This post provides guidance for qualifying an idea for a CPG or consumer product business (B2C or a B2B2C).

In my opinion, the process for qualifying idea for a CPG or consumer product business is really hard because your first iteration is NEVER the final and best idea. Your business idea should naturally evolve as you think about it and do research through the questions provided below.

The cheapest and most effective way to ensure your business idea is a success is to do a lot of grunt work at this stage.  This helps you avoid potentially painful and expensive changes you might have to make after you’ve started your business.

Ever remember someone telling you to look for the good in people or a situation…you know, “the glass is half-full” thinking?  Well, when considering a business idea, don’t do it that way.  You need to do the opposite.

I like to start from the perspective that my idea is a bad one and I am going to do some research to prove that.  If I start with that mindset, it helps keep me from falling in love with the idea, where I will be much more prone to discount information that qualifies it as a bad idea.

This critical attitude forces me to look at all the negatives and check them off my list.  If the negatives are not proving out, then I am more likely to have a good idea.

The questions are as follows:

Primary questions:

  1. What pain, need, problem, unmet demand or customer delight does your idea provide? What keep’s them up at night?  Identify the specific needs that correspond to a good market opportunity. For example, you probably don’t want to enter a market where customers are extremely happy with how well the existing products meet their needs. When you develop a new product or improve an existing product, you want to address customer needs that aren’t adequately met: their “underserved” needs.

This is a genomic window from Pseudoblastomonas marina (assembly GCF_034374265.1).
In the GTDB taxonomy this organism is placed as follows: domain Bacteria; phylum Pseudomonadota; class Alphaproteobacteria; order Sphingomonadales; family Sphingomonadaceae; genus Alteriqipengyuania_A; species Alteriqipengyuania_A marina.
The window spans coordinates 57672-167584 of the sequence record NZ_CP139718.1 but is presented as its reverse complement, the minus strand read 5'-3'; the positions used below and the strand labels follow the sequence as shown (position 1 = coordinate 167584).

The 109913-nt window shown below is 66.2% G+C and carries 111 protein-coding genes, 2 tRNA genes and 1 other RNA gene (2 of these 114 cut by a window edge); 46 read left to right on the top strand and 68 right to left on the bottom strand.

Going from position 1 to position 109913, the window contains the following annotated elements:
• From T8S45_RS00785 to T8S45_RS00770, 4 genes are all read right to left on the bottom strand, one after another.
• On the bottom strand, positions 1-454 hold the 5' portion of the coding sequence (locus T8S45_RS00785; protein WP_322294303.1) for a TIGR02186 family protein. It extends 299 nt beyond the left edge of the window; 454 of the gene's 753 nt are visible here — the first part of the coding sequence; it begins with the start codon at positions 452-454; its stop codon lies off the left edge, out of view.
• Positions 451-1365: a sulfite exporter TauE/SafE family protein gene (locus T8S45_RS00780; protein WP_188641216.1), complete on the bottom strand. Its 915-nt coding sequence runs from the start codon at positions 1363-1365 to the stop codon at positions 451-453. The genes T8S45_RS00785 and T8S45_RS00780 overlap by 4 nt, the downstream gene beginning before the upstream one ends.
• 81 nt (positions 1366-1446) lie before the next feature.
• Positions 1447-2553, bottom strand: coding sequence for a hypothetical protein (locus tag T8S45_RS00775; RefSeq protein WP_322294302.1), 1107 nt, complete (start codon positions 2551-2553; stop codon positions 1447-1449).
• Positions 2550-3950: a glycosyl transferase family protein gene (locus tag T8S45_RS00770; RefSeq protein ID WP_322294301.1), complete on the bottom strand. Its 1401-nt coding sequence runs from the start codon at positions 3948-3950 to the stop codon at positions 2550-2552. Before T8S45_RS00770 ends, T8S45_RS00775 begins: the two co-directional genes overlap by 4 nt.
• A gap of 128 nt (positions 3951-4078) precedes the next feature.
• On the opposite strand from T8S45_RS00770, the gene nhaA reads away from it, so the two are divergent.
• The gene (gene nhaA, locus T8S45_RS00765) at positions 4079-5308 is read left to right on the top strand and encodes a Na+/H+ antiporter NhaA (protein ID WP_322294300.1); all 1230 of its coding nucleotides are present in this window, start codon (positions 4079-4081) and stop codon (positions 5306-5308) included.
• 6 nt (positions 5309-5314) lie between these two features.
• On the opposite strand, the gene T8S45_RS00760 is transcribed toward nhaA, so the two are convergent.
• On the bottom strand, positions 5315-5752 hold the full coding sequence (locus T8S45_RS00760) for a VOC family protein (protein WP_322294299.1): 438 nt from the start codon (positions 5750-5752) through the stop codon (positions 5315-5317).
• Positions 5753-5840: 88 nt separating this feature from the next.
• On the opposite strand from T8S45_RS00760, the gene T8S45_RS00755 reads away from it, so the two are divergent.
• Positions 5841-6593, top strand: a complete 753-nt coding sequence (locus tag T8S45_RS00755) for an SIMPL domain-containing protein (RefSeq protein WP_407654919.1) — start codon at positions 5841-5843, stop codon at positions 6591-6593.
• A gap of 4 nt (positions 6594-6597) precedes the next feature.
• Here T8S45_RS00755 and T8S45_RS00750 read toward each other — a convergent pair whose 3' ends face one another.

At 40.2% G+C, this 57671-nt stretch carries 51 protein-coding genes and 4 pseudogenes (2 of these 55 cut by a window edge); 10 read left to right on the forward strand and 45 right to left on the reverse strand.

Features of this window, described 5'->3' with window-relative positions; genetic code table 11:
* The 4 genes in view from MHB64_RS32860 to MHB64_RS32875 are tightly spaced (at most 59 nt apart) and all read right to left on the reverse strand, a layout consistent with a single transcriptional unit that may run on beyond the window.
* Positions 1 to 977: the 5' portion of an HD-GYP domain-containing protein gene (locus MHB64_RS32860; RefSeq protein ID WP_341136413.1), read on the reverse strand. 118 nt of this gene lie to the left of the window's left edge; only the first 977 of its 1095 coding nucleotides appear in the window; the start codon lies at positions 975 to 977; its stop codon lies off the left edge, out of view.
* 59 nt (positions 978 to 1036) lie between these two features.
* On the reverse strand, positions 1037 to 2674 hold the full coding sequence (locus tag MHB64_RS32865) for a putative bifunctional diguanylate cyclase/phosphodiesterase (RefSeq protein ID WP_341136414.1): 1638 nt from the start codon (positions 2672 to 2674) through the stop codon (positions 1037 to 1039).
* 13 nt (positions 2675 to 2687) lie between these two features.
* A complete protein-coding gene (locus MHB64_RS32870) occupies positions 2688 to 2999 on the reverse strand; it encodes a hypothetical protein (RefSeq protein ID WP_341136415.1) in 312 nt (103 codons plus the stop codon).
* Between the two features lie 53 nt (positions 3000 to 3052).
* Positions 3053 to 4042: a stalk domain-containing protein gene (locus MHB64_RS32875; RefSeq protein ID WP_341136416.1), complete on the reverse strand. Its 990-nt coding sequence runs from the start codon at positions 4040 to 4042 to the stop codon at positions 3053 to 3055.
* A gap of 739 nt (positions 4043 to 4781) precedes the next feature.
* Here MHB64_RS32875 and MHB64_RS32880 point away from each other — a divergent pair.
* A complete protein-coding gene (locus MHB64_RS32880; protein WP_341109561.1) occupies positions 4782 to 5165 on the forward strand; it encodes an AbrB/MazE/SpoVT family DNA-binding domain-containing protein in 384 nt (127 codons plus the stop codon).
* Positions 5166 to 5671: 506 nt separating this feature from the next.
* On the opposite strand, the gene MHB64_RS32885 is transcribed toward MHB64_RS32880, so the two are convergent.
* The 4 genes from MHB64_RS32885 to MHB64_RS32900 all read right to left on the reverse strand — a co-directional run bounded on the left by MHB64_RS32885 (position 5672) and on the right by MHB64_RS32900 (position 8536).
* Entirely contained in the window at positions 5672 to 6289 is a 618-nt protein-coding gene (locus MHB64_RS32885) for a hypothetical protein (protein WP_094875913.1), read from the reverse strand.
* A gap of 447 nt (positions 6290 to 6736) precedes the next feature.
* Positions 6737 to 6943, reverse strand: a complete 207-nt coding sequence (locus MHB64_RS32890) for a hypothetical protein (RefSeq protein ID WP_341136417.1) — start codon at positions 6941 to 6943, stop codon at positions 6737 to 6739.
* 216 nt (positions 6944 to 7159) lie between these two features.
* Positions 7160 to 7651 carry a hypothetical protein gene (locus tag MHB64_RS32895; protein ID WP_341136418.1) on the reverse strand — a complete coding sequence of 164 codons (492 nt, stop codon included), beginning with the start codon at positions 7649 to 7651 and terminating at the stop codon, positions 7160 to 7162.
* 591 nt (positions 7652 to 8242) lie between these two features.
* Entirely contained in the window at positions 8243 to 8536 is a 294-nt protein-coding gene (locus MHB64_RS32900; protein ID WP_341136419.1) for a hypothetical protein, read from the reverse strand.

2. What is your “WOW” factor. How would consumers be impressed such that you give them a feeling of “WOW” and make a memorable impression on them?  How can you surprise them in unexpected but delightful ways that they do not see coming? Customers are going to judge your product in relation to the alternatives, so the relative degree to which your product meets their needs in a clearly differentiated and impactful way depends on the competitive landscape.
  3. Do your potential customers know they have a need, problem, unmet demand and do they care? Seriously…do they care? Enough to spend money on it?
  4. Can you solve it quickly?
  5. Who are your customers?  Define them as specifically as possible.  How can you reach them to let them know about your product/service?  Can you profitably reach them?

Dissect your idea further with the following:

  1. Scene or situation: focus on the moment of frustration with the customer. What is going on? What is the user about to attempt?
  2. Desired outcome: what is the user trying to accomplish? Why is this important?
  3. Attempted approach: without your new product, how does the user go about the task?
  4. Interfering factors: what goes wrong? How and why does it go wrong?
  5. Economic Consequences: so what? What is the impact of the user failing to accomplish the task productively?

Additional questions:

  1. Is your product an evolutionary improvement or a revolutionary improvement? The latter tends to have the most impact and reward, but also usually carries much more risk. How can you make your product revolutionary? If your product is an evolutionary improvement, is it enough to make a difference that a customer will care?
  2. Is your product a required spend by consumers or a discretionary spend? If the spend is part of a consumer’s behavior, then it can trend toward being a required spend. If it’s a discretionary spend, then your “WOW” factor has to be high.
  3. In a perfect world, what is the absolute best outcome or dream that your product/service delivers for the customer? Can you engineer backwards based on that outcome and pull together the right resources to achieve it?

I think successful startups must have at least one of the following:

  1. “WOW” product to deligh customers;
  2. Intellectual property that they can defend and which gives them a clear market advantage;
  3. A unique distribution channels for making product sales.

Rgeardless of whether a company has IP or a unique distributon channel, consumers have choices and you still have to WOW them.